Build a Plan in a Year: Month 3

Identifying Critical Functions

In month 3, you will begin the process of identifying your Critical Functions. We have split this up into three months because it is probably one of the hardest areas to tackle. To do it well requires time and possibly feedback from coworkers and teammates. Below, you’ll find a brief overview of the steps to cover this month.

But first, what is a Critical Function? Essentially, a Critical Function is the work you do every day that’s vital to the mission of your department, the work you will want to return to as soon as you can after a disruption. Critical Functions ensure the viability of your department or its ability to serve its customers. Is everything you do a Critical Function? Most likely not. For non-critical functions, include them in the plan but list them as deferrable.

We’ve created a form that can help you organize the information you gather as you work through identifying Critical Functions. Use one copy of this form for EACH of your department’s Critical Functions. Don’t agonize over these questions. Be brief, give the best answer, and move on.

Start by making a list of everything your unit does. What are your key responsibilities? What do you have to do to meet your mission? What things do you do daily, weekly, monthly, annually?

Enter Critical Functions in Kuali Ready: Once you have a list of critical functions, it’s time to assign them a level of criticality. In Kuali Ready, navigate to your plan. Under Critical Functions click on Manage Critical Functions. Make sure you are in Edit Mode, and then in the top right hand corner, select Add Critical Function. Name it something short and sweet and assign it a level of criticality.

  • Critical 1: must be continued at normal or increased service load. Cannot pause. Necessary to life, health, security. (Examples: inpatient care, police services)
  • Critical 2: must be continued if at all possible, perhaps in reduced mode. Pausing completely will have grave consequences. (Examples: provision of care to at-risk outpatients, functioning of data networks, at-risk research)
  • Critical 3: may pause if forced to do so, but must resume in 30 days or sooner. (Examples: classroom instruction, research, payroll, student advising)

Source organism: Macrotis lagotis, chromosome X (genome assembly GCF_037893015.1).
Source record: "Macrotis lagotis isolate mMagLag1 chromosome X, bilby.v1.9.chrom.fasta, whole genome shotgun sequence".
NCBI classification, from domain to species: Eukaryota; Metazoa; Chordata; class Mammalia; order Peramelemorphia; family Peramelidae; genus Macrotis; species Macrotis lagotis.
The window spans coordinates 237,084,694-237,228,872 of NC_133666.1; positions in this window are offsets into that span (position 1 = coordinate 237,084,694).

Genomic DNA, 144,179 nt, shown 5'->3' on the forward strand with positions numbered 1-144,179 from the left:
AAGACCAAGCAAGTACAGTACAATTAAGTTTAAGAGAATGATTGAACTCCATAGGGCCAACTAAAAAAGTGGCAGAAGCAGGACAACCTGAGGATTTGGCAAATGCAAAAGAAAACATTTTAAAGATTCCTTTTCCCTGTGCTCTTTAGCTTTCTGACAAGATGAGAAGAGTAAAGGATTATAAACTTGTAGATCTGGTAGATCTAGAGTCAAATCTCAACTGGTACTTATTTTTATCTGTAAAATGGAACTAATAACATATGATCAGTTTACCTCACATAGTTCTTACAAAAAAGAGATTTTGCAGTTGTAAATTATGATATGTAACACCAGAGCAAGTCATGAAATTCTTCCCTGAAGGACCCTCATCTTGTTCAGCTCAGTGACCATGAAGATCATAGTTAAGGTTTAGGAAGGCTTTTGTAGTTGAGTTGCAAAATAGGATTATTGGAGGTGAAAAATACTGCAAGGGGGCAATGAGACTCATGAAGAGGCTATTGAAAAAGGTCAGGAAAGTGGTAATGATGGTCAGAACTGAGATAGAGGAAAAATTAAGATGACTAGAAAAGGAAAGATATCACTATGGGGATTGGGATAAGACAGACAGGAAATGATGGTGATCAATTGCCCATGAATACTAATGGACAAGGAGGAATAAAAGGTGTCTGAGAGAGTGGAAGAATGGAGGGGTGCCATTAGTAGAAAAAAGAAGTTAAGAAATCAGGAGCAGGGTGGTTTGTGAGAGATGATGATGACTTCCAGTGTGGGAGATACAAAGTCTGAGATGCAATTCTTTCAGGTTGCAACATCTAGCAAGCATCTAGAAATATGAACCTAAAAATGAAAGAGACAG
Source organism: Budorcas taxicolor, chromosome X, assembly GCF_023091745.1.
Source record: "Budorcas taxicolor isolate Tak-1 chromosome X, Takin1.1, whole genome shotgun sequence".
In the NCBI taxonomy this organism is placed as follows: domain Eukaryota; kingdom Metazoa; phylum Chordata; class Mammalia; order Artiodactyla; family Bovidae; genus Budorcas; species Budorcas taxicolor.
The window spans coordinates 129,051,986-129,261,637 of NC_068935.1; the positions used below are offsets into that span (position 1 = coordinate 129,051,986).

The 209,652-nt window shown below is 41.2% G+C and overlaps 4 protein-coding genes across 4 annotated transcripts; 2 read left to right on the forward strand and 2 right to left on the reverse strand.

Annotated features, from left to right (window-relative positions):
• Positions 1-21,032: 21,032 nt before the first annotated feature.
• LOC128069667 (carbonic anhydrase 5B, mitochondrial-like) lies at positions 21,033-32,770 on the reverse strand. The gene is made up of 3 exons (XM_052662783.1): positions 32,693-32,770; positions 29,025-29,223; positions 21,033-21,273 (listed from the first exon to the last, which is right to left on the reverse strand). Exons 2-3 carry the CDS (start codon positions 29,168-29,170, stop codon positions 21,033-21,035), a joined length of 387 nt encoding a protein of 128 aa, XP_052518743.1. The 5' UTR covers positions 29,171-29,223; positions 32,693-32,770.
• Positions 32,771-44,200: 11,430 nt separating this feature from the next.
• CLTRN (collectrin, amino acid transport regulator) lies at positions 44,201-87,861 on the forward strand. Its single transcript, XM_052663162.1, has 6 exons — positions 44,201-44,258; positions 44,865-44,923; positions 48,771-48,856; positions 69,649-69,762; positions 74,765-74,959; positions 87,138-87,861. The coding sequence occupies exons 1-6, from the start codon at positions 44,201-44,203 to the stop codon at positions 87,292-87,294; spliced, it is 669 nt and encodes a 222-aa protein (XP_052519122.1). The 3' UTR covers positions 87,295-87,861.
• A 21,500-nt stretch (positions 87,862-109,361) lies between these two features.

• Deferrable: may pause; resume when conditions permit. (Examples: elective surgery, routine building maintenance, training, marketing)

Do this for all items on your list you want to include in your plan.

All of the critical functions are now listed in the left navigation bar. When you click on any of the functions, you will see additional options. This month, add information in the Description, Peak Periods, and Consequences areas. We will come back to the other areas later.

Description: When describing a Critical Function, make sure that it is descriptive enough that someone who does not perform this function regularly or at all can understand the purpose and process it.

Identify the people responsible for this function. Give names unless this is a generic group.

Peak Periods: Are there months when you expect there to be especially high activity involved in accomplishing this function. Or are there months where a delay in the function might cause greater harm than if it happened during a slow period. Include an explanation of peak periods as you may not be the one who implements the plan.

Consequences: Suppose the function you are working on is not restarted quickly enough following a disruption, which of the listed harmful consequences might occur. These questions show why this function is critical. Where you can, provide details on the potential reputation, financial, safety or other risks.
Proceed through the steps again from the top for each of your critical functions.

In this step, we will capture any items to address any gaps or uncertainties you had as you worked through the previous steps. Some questions or actions you might note:

  • Are there potential opportunities to cross-train. If a function is critical, but only one person knows how to do it, this is a significant risk.
  • Do you work with other teams to complete functions? We will go into more detail on dependencies later, but start thinking about whether or not another department could perform these critical functions temporarily in the event that only your unit experiences a disruption, but not the entire university.
  • Are there forms or documents you need to perform this function? Upload them under “Documents” now or create an action item to compile or create needed documents.

You are moving right along and have completed the first steps of creating your continuity plan! In the next few months, we will explore risks and dependencies, but for now, sit back, relax, and give yourself a pat on the back!

Stuck? Confused? Need help? We’re here to assist you through all planning steps via email, phone (970-491-6169) or in person!